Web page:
It is doubtful there is anyone in music that has gone through life’s emotional wringer as much as Billy Joe Shaver in recent years. The title track of The Earth Rolls On is a reference to how life went on after the 1999 passing of his wife Brenda, but it also serves as a fitting eulogy for his son and band mate Eddy, who died of a drug overdose on December 31, 2000. The earth and Shaver’s music both roll on without some of their inspirations, but that doesn’t mean they can’t inspire others in turn.
Taking off from where their previous albums for the New West label left off, Shaver and crew take the southern rock ‘n’ blues of Electric Shaver, fuse it with the gospel soul of Victory, and come up with a winning collection of songs that reflect their Texas roots without sounding stuck in a regional sound. Lest the above comments sound like this is going to be some kind of too-serious glum fest, take a listen to the bouncy “New York City Girl”, which recalls the best late-Seventies upbeat honky-tonk sound of Willie Nelson. Even “Restless Wind”, takes a positive spin on tragedy and depression: “There ain’t no use in crying, it don’t take an educated head to know,” Shaver sings in his weathered voice that sounds like it has seen its share of tears.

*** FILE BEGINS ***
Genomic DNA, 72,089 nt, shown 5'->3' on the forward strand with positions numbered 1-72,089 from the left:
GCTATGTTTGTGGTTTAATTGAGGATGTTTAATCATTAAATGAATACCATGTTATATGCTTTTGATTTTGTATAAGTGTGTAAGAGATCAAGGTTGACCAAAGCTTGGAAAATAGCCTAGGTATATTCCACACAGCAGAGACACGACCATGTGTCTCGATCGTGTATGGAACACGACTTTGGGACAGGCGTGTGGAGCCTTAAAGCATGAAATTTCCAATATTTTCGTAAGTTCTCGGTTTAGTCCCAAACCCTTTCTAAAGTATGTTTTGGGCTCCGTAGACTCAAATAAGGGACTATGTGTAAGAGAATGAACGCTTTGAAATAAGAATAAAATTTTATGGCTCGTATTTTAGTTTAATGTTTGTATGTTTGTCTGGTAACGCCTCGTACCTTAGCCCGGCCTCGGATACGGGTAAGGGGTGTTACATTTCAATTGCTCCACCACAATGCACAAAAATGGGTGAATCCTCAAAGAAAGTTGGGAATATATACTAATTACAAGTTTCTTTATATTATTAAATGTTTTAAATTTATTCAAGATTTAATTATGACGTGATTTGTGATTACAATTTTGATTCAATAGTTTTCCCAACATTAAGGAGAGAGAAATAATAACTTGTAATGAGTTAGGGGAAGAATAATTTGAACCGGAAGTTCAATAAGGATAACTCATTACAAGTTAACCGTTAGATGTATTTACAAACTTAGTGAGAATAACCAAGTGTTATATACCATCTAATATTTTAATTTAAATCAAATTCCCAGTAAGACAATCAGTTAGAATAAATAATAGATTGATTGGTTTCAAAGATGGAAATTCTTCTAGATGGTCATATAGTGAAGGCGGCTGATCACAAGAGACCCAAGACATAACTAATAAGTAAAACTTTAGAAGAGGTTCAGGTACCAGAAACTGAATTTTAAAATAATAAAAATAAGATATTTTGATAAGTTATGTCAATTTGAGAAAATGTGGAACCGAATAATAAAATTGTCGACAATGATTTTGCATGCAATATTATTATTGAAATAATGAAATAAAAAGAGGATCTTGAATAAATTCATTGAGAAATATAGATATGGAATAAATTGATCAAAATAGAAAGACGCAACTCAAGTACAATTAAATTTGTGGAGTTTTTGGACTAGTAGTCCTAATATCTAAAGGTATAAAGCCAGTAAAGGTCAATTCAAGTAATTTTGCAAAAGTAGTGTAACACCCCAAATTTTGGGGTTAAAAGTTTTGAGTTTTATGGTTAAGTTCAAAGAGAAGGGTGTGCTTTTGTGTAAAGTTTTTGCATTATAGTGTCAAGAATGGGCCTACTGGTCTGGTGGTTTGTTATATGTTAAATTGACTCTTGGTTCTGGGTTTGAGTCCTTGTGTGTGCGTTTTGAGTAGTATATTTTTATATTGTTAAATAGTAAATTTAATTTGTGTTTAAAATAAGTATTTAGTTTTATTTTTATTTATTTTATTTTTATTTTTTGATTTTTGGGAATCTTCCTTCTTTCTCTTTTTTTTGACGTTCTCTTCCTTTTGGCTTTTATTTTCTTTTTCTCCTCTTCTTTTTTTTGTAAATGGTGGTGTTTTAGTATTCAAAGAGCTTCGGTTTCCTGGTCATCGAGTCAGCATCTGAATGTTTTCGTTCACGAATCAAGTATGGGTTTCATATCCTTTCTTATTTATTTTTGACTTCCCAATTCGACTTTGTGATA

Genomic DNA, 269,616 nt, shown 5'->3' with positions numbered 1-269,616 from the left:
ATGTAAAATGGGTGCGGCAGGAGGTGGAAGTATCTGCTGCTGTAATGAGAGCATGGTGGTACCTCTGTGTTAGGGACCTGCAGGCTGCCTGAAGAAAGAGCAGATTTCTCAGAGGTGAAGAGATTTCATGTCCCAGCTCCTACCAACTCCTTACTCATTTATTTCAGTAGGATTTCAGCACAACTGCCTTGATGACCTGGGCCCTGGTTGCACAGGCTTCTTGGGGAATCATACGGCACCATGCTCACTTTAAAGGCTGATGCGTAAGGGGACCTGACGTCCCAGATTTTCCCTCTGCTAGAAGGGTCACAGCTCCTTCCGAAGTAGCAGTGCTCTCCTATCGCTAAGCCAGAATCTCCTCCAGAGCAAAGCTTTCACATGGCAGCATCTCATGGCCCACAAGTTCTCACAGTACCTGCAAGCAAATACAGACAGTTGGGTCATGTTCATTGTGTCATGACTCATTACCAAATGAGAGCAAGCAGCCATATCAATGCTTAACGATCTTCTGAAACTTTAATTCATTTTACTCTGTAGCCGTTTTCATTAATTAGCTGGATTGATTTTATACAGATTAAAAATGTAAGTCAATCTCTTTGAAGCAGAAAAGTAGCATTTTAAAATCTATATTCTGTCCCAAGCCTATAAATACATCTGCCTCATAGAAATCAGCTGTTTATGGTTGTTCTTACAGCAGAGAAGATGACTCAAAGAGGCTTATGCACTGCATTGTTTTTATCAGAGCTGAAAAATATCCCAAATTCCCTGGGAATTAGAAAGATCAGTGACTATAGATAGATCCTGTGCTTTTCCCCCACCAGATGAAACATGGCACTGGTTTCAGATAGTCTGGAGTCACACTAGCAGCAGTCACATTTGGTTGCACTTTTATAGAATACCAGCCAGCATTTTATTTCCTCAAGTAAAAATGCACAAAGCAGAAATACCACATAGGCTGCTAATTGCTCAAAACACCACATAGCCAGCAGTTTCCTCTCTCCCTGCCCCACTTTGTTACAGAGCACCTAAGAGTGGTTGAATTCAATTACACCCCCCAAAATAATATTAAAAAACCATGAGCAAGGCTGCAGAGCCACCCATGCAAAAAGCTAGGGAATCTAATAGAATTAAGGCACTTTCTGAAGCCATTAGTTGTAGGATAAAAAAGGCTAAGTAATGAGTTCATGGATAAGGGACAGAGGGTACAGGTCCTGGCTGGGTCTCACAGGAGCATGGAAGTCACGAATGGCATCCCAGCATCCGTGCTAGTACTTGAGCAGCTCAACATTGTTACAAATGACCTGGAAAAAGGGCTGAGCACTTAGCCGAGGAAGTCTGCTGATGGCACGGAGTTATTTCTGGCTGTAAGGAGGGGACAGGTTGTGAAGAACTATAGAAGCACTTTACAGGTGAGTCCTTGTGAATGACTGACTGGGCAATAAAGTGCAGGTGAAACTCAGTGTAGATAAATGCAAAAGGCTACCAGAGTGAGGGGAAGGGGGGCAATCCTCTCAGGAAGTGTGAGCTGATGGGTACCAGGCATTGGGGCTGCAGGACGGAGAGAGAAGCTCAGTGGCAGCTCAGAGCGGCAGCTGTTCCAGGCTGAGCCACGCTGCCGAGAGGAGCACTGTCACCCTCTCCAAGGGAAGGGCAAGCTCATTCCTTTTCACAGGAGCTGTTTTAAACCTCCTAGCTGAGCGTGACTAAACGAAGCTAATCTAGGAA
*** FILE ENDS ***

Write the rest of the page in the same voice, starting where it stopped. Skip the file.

The tragedy of Eddy’s death looms heavy over the disc, if only for the sense of loss at one so obviously talented being gone so quickly and senselessly. The younger Shaver’s guitar is all over this album, lending Stevie Ray Vaughn style blues licks to “Sail of My Soul”, a near-perfect solo to the title cut, and a propulsive, rhythmic feel to the family rant, “Blood Is Thicker Than Water”, which is an almost funny duet between Billy Joe and Eddy—funny, that is, until you realize they’re singing about themselves.
The most important thing about a piece of good music isn’t what it sounds like, really, but what one takes away from it after the last note sounds. As “The Earth Rolls On” trails off into Eddy’s wrenchingly gorgeous soloing, all the lyrical references to family and faith are wrapped up in those couple minutes without another word needing to be said—anyone out there with family (and that’s all of us, really) will understand.
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